Intergovernmental agency, the Nuclear Energy Association (NEA), says the world’s supply of uranium is more than adequate to meet projected requirements for the foreseeable future, regardless of the role that nuclear energy will play in meeting future electricity demand and global climate objectives.
“However, significant investment and technical expertise will be required to ensure these uranium resources can be brought into production in a timely manner, including from mines currently under care and maintenance,” the agency adds.
These findings were reported in the latest edition of ‘Uranium Resources: Production and Demand', also known as the Red Book, which is a world reference guide that is jointly prepared by the NEA and the International Atomic Energy Agency and published every two years.
The Red Book states that the world’s identified uranium resources are estimated at about 6.1-million tonnes of uranium metal, which can be recovered at $130/kg or less.
On January 1, 2017, 318 reactors were connected to the grid in 19 Organization for Economic Cooperation and Development (OECD) countries, constituting about 76% of the world’s nuclear electricity generating capacity.
At the time, 16 reactors were under construction.
The global total of reactors stood at 449 as at January 1, 2017, with 64 under construction. The 2016 uranium requirement was 45 340 t in OECD countries and 62 825 t for the world as a whole.
Forecasts of installed capacity and uranium requirements, although uncertain owing to the role of nuclear in the generation mix being undetermined, continue to point to long-term growth.
Installed nuclear capacity is projected to increase from about 391 GWe net at the beginning of 2017 to between about 331 GWe (low case) and 568 GWe (high case) by 2035.
The low case represents a decrease of about 15% from 2016 nuclear generating capacity, while the high case represents an increase of about 45%.
By 2025, the high case scenario projection sees an increase of 10%, indicating that significant expansion activities are already under way in several countries.
The low case installed nuclear capacity projection to 2025 has decreased by 10% compared with the last edition of the Red Book in 2016.
The low case scenario incorporates the current policy of the French government to reduce the nuclear generation share of electricity production, strengthened phase-out policies in Belgium and Germany and reduced expectations of capacity additions or delays in nuclear projects in several countries, including India, Korea, Romania, Sweden, Turkey and the US.
In Japan, installed nuclear capacity is projected to decline from 39.8 GWe in 2016 to about 9.7 GWe by 2035 (low case) as reactors are permanently shut down, owing to a range of factors including location near active faults, technology, age and local political resistance.
The high case projection to 2025 has declined by 15% compared with projections made in 2016, as policies concerning climate change mitigation are still unclear and financing is uncertain. Expectations of nuclear capacity additions in a number of countries, including Argentina, Armenia, Brazil, China, the Czech Republic, Korea, Turkey, Ukraine, the UK and the US, have been delayed or reduced.
Construction launches have been low in China in recent years (2.3 GWe in 2016 and only 0.6 GWe in 2017). The high case global projection to 2035 has also decreased by about 17% compared with the last edition of the Red Book publication in 2016.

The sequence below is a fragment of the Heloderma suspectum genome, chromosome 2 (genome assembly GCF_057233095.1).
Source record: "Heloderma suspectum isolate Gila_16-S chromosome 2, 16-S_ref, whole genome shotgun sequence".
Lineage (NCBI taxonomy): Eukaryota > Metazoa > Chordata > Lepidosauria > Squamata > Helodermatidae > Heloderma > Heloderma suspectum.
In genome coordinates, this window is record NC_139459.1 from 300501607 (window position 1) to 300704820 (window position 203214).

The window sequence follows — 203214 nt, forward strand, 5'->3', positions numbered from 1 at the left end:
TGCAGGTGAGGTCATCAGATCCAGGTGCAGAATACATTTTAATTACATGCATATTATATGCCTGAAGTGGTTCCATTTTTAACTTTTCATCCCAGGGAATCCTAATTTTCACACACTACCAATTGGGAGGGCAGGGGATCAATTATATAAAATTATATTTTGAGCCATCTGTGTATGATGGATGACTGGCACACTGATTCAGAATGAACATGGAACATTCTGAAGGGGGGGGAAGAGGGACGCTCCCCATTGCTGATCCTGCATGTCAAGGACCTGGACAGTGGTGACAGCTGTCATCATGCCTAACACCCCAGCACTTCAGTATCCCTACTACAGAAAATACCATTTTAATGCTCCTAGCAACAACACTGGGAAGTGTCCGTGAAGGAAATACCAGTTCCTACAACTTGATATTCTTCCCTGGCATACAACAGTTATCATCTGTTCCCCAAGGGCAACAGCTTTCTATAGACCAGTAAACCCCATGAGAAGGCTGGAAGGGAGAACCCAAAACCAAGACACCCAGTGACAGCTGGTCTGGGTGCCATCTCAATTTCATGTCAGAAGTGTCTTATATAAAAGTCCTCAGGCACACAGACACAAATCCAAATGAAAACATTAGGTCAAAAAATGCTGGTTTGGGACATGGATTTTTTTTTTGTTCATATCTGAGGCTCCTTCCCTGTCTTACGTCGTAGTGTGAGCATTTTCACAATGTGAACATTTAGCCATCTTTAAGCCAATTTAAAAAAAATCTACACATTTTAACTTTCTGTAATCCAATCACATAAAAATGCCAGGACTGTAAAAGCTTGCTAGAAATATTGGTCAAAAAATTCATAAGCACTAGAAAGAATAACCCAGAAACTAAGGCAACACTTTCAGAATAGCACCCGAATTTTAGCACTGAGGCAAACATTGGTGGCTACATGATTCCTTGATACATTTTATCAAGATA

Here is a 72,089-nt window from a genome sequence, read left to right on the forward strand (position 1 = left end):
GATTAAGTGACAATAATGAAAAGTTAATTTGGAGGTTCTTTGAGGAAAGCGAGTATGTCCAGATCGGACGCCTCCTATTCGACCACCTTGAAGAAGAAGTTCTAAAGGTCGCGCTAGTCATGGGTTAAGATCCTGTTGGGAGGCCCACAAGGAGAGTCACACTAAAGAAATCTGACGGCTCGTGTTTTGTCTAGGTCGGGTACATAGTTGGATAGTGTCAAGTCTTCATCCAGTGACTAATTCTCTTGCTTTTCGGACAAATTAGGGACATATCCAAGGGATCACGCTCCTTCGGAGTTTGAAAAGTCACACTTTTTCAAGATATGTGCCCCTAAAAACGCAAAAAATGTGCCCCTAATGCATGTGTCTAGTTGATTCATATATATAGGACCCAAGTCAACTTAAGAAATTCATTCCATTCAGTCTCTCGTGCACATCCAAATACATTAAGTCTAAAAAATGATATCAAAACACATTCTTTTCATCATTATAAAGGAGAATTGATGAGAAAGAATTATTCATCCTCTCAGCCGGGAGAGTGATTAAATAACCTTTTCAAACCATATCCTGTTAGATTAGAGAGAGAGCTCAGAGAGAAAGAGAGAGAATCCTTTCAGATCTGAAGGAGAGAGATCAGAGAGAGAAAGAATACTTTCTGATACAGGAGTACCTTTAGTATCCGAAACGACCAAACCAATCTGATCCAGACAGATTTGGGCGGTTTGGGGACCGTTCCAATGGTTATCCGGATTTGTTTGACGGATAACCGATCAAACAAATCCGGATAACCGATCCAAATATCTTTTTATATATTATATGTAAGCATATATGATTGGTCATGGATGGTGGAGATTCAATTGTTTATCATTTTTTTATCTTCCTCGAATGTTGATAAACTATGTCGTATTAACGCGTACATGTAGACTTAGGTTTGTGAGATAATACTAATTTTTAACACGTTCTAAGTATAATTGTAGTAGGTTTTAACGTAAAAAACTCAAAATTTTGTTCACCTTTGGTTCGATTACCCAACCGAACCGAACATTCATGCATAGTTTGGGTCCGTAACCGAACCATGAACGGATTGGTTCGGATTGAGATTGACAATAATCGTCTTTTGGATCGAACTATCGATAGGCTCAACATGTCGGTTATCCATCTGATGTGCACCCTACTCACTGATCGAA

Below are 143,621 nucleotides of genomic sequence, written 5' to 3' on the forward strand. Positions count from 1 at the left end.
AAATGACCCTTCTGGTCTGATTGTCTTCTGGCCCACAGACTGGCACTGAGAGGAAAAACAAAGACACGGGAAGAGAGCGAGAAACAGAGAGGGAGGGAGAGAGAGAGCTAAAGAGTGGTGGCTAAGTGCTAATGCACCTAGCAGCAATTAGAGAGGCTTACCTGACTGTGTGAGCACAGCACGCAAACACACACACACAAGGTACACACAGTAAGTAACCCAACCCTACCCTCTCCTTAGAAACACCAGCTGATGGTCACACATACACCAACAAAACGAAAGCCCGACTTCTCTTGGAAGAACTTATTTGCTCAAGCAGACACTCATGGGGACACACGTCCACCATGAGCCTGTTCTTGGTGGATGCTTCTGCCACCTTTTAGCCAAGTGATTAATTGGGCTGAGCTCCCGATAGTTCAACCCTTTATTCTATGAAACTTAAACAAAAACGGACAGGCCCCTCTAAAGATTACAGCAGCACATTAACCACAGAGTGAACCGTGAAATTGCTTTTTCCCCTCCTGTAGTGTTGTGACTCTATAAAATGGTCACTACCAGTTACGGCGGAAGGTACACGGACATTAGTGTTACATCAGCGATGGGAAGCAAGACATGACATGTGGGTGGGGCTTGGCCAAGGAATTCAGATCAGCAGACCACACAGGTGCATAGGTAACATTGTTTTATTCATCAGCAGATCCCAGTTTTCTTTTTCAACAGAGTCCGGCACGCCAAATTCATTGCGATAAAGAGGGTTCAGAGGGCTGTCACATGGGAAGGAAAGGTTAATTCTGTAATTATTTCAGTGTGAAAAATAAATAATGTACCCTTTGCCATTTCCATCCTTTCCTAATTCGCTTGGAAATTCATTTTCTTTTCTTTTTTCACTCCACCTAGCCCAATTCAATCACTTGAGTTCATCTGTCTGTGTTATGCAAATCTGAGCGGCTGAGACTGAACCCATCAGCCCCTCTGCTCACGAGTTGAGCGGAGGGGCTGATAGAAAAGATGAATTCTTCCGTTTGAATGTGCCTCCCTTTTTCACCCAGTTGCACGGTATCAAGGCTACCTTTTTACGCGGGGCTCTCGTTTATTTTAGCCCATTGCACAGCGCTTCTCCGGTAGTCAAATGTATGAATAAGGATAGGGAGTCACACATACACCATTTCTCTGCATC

Nuclear capacity projections vary considerably from region to region. The East Asia
region is projected to experience the largest increase and could result in the installation of between 30 GWe and 120 GWe of new capacity in the low and high cases, respectively.
North America’s uranium production amounted to 15 018 t in 2016, which is 24% of world production.
Brazil’s production has been continually declining, with 55 t produced in 2014 and 44 t produced in 2015 and no production reported for 2016.
Primary uranium production in 2016 within the European Union (EU) was from the Czech Republic. Total EU production in 2016 was 190 t, including minor amounts from France, Germany and Hungary from mine remediation activities.
Ouput from non-EU countries in Europe in 2016 amounted to 3 813 t, which is a decrease compared to 2014, although production in Russia increased by 14 t, while Ukraine’s output decreased by 146 t.
In 2016, uranium production in Russia amounted to 3 005 t, of which 1 873 t were produced using the conventional underground mining method and 1 132 t was produced using the in situ leach method.
The three uranium-producing countries in Africa – Namibia, Niger and South Africa – had reduced production from 8 238 t in 2014 to 7 560 t in 2016.
Possible production in Botswana, Tanzania and Zambia could contribute to regional production increases in the future, should market conditions and security conditions improve. However, the NEA points out this is seen only as a possibility in the long term – at least beyond 2030.
Increases in production in the Middle East, Central and South Asia continued into 2016 with a total of 29 177 t produced. This was driven mainly by Kazakhstan, where
production increased from 22 781 t in 2014 to 23 806 t in 2015, and 24 689 t in 2016.
It is now, by far, the largest uranium-producing country in the world, producing 40% of the world’s total in 2016.
China is the only producing country in East Asia, with 1 550 t produced in 2014, 1 600 t produced in 2015 and 1 650 t produced in 2016.
Australia is the only producing country in the Pacific region. Production increased steadily from 5 000 t in 2014 to 5 636 t in 2015 and 6 313 t in 2016.